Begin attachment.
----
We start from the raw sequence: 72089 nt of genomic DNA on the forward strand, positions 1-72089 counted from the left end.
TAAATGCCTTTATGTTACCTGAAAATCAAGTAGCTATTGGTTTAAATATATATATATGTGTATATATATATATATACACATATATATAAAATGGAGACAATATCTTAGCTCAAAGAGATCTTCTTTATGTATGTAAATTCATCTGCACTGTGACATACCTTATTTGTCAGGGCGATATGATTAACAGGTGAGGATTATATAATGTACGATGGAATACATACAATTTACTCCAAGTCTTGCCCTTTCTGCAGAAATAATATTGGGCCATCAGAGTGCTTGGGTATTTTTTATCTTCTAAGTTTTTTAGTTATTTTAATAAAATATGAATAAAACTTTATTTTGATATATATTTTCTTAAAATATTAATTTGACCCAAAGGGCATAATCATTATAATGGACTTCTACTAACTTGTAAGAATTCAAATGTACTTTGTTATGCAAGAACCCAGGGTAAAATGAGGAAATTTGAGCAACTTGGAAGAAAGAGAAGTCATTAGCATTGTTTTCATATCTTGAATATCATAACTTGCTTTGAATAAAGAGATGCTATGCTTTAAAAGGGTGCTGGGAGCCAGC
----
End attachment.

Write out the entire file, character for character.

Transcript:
We start from the raw sequence: 72089 nt of genomic DNA on the forward strand, positions 1-72089 counted from the left end.
TAAATGCCTTTATGTTACCTGAAAATCAAGTAGCTATTGGTTTAAATATATATATATGTGTATATATATATATATACACATATATATAAAATGGAGACAATATCTTAGCTCAAAGAGATCTTCTTTATGTATGTAAATTCATCTGCACTGTGACATACCTTATTTGTCAGGGCGATATGATTAACAGGTGAGGATTATATAATGTACGATGGAATACATACAATTTACTCCAAGTCTTGCCCTTTCTGCAGAAATAATATTGGGCCATCAGAGTGCTTGGGTATTTTTTATCTTCTAAGTTTTTTAGTTATTTTAATAAAATATGAATAAAACTTTATTTTGATATATATTTTCTTAAAATATTAATTTGACCCAAAGGGCATAATCATTATAATGGACTTCTACTAACTTGTAAGAATTCAAATGTACTTTGTTATGCAAGAACCCAGGGTAAAATGAGGAAATTTGAGCAACTTGGAAGAAAGAGAAGTCATTAGCATTGTTTTCATATCTTGAATATCATAACTTGCTTTGAATAAAGAGATGCTATGCTTTAAAAGGGTGCTGGGAGCCAGC